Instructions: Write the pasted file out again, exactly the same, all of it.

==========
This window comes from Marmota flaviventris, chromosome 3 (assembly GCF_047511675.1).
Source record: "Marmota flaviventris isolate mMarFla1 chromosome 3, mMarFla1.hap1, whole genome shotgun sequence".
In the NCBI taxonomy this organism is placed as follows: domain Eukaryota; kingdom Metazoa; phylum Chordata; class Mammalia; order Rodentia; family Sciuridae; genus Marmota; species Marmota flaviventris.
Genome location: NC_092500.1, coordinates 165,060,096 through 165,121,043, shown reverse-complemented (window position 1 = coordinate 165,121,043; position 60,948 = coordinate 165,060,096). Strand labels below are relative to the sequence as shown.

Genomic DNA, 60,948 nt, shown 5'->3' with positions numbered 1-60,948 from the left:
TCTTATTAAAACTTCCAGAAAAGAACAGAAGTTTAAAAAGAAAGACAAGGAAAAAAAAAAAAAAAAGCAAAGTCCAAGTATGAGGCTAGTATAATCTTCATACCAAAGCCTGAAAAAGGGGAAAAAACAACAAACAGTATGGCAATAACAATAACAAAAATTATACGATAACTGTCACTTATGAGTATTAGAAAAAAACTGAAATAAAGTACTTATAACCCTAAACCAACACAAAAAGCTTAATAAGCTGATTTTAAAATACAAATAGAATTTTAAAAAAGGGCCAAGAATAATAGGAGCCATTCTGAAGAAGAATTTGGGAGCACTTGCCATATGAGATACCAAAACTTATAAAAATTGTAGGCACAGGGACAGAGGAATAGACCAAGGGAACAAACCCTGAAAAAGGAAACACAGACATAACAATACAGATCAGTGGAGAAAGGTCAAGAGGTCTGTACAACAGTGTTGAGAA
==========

This window comes from Marmota flaviventris, chromosome 3 (assembly GCF_047511675.1).
Source record: "Marmota flaviventris isolate mMarFla1 chromosome 3, mMarFla1.hap1, whole genome shotgun sequence".
In the NCBI taxonomy this organism is placed as follows: domain Eukaryota; kingdom Metazoa; phylum Chordata; class Mammalia; order Rodentia; family Sciuridae; genus Marmota; species Marmota flaviventris.
Genome location: NC_092500.1, coordinates 165,060,096 through 165,121,043, shown reverse-complemented (window position 1 = coordinate 165,121,043; position 60,948 = coordinate 165,060,096). Strand labels below are relative to the sequence as shown.

Genomic DNA, 60,948 nt, shown 5'->3' with positions numbered 1-60,948 from the left:
TCTTATTAAAACTTCCAGAAAAGAACAGAAGTTTAAAAAGAAAGACAAGGAAAAAAAAAAAAAAAAGCAAAGTCCAAGTATGAGGCTAGTATAATCTTCATACCAAAGCCTGAAAAAGGGGAAAAAACAACAAACAGTATGGCAATAACAATAACAAAAATTATACGATAACTGTCACTTATGAGTATTAGAAAAAAACTGAAATAAAGTACTTATAACCCTAAACCAACACAAAAAGCTTAATAAGCTGATTTTAAAATACAAATAGAATTTTAAAAAAGGGCCAAGAATAATAGGAGCCATTCTGAAGAAGAATTTGGGAGCACTTGCCATATGAGATACCAAAACTTATAAAAATTGTAGGCACAGGGACAGAGGAATAGACCAAGGGAACAAACCCTGAAAAAGGAAACACAGACATAACAATACAGATCAGTGGAGAAAGGTCAAGAGGTCTGTACAACAGTGTTGAGAA